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#4646 - Friday, July 6, 2012 - Editor: Jerry Katz

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  • Jerry Katz
    #4646 - Friday, July 6, 2012 - Editor: Jerry Katz The Nonduality Highlights - http://groups.yahoo.com/group/NDhighlights/ ... I discovered this review on Cory
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      #4646 - Friday, July 6, 2012 - Editor: Jerry Katz
       
      The Nonduality Highlights -  http://groups.yahoo.com/group/NDhighlights/
       
       

       
       
      I discovered this review on Cory Bright's Facebook page.
       
       
       
       
      Spira, Rupert. Presence: The Art of Peace and Happiness, Volume 1. (2011) Salisbury: Non-Duality Press.
       
      Reviewed by John Prendergast, Ph.D.
       
      In this important new book Rupert Spira offers a deeply eloquent, insightful and mature exploration into the heart of experience that takes a subtle step beyond his earlier The Transparency of Things. At first he covers the familiar ground of the futile search for happiness and the discovery of true nature from a traditional Advaita perspective, although expressed with an unusual freshness and clarity. For example:
       
      "The history of humanity on an individual and collective scale is the drama of this loss of our true identity and the subsequent search to regain it."
       
      "Every direction turns out to be the wrong direction. It is like standing up and trying to take a step towards one’s body; every step is the wrong direction."
       
      "In fact, all experience is intimately close to our self; closer than close. There is only our self. Only knowingness."
       
      "When it is said that awareness is ‘underlying’, it is a half-truth spoken to one who deeply believes in the separate existence of objects. In fact, awareness is not just ‘underlying.’ It is also, as it were, ‘on the surface’. That is, it is not just the witnessing background but also the substantial foreground of all seeming things."
       
      "Love is normally conceived of as the quality of intimacy that characterizes a small handful of relationships, connecting one person to another, whereas it is, in fact, the natural condition of all relationship, of all experience."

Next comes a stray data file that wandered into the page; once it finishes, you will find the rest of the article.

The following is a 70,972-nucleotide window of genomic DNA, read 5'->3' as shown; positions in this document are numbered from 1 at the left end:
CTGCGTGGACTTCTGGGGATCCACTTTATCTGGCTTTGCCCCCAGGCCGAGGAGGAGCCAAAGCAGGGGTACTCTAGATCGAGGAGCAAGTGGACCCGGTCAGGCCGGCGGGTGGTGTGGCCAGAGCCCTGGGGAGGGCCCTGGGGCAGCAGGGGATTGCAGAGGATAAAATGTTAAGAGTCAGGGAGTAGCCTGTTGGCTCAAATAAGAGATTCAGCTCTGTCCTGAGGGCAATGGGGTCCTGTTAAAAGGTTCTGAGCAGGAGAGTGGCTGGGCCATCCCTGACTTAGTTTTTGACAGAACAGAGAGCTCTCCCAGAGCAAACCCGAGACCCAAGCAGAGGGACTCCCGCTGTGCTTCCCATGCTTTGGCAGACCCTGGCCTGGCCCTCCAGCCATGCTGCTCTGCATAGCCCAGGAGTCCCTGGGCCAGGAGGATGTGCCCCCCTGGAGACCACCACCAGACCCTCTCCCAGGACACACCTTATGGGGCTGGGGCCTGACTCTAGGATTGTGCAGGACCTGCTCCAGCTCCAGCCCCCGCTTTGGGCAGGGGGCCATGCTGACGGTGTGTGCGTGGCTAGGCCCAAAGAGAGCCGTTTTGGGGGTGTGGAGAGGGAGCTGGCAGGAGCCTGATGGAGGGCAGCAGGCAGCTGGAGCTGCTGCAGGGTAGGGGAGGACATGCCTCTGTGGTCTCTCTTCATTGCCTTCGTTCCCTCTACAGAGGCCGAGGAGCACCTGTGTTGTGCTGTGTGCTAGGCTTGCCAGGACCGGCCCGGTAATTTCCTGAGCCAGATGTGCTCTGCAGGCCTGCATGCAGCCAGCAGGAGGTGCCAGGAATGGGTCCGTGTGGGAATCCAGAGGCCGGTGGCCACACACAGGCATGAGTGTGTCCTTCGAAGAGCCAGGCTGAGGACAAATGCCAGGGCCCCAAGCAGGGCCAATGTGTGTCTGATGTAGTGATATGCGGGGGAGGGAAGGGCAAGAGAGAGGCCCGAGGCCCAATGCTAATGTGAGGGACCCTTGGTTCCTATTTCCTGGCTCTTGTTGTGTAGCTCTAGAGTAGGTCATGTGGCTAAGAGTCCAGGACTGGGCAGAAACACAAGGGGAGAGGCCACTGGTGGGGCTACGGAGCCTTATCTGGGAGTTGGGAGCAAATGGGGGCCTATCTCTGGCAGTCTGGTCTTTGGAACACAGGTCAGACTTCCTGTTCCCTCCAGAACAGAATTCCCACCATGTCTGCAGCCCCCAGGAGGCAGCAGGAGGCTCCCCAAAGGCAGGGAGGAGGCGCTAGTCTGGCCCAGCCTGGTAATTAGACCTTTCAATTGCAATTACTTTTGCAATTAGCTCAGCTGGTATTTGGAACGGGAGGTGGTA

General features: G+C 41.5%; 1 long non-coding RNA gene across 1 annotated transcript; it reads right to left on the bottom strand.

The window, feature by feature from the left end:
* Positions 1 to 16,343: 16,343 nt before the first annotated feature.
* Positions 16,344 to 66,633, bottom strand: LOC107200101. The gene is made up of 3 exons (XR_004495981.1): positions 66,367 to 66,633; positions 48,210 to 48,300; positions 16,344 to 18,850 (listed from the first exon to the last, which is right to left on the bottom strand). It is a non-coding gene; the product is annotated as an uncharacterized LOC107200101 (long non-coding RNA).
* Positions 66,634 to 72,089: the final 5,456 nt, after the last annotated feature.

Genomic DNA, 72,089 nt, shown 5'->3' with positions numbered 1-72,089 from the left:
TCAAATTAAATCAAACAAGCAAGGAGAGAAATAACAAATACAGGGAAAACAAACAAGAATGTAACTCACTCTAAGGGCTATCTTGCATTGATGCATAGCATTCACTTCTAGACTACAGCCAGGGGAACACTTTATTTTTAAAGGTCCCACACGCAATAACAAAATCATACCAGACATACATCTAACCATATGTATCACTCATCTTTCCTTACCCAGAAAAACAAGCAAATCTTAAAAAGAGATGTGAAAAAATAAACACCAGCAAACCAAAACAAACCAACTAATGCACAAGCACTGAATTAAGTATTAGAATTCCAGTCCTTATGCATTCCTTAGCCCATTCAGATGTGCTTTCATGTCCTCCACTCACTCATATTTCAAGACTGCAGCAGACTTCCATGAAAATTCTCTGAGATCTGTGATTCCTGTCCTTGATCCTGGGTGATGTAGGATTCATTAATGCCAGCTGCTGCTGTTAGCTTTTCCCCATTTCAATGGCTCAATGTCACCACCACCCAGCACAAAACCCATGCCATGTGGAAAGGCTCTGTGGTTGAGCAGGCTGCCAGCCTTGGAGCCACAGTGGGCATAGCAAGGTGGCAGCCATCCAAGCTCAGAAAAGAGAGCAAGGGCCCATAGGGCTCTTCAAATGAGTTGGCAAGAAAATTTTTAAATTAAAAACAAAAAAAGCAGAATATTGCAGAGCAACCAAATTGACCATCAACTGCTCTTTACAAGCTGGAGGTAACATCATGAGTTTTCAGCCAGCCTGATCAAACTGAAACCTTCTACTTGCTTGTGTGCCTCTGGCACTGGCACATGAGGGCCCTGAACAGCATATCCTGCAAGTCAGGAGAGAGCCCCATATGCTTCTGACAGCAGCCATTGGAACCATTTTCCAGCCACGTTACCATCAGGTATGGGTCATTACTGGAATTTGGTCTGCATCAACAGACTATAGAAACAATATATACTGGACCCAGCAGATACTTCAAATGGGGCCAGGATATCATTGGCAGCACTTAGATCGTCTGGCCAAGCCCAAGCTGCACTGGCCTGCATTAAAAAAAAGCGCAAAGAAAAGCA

There are some enjoyable flashes of humor as well, including speculation that there may one day be a diagnosis of SSS - Separate Self Syndrome:
       
      "The longing for happiness and the fear of death are, in fact, two aspects of the same syndrome. The syndrome is the imaginary inside self. Future generations may one day diagnose SSS - Separate Self Syndrome from which the vast majority of humanity suffers and which is the main cause of most psychological unhappiness."
       
      The book becomes most valuable, however, when it breaks from traditional teachings and addresses the reality of the residues that the imagined separate sense of self leaves on the feeling level of the body, even after an initial mental awakening. He frames the matter clearly:
       
      "The exotic name for this understanding is enlightenment or awakening, but it is more simply the knowing of our own being; its knowing of itself. It is the end of ignorance - the ignoring of our true nature. Because this understanding was, until recently, more fully explored and explained in foreign cultures it is often associated with the cultural conditioning with which it was expressed. This inevitably led to many misunderstandings as the cultural conditioning was not clearly distinguished from the universal nature of the truth that was being pointed at. One of the main misunderstandings is the belief that when it becomes clear that there is not a separate inside self, the expressions of ignorance that dominated the body and mind for so long immediately come to an end. This is not so."
       
      "To begin with, the investigation may be confined to our thoughts, but long after it has become
      clear that the separate self does not reside in the mind, the feeling that it is located in the body
      usually remains. In fact, by far the larger part of the imaginary inside self is made out of this
      feeling. This realization may precipitate a much deeper exploration of the sense of a self inside
      the body."
       
      "In most cases this re-orchestration of the body and mind takes place gradually, but
      occasionally the change is dramatic. As a result of such a dramatic change the body and mind
      may become disoriented and the loss of the familiar structures in which we invest our identity
      may result in fear and even panic. At this point the desire to return to the old habits of thinking
      and feeling as a source of security may be strong and, if succumbed to, will allow the imaginary
      self to reassert itself again. However, if we have the courage and the love to remain in the
      openness and unfamiliarity of this new landscape, the fear will subside, leaving us in our true
      nature of peace and happiness. In time, the residues of the separate self are gradually washed
      out of the body and the mind, not through any effort or discipline but simply because they are
      no longer being fed and reinforced by the belief in the reality of such a self."
       
      This critical point is often overlooked by those who may have broken through identification with
      thought but for whom this understanding has yet to penetrate deeply into the feeling of the body. The
      understanding is not fully experiential and a strange denial may ensue which uses the philosophy of
      nonduality to dismiss or rationalize continuing reactivity:
       
      Read more relevant quotes and the remainder of the review here:
       
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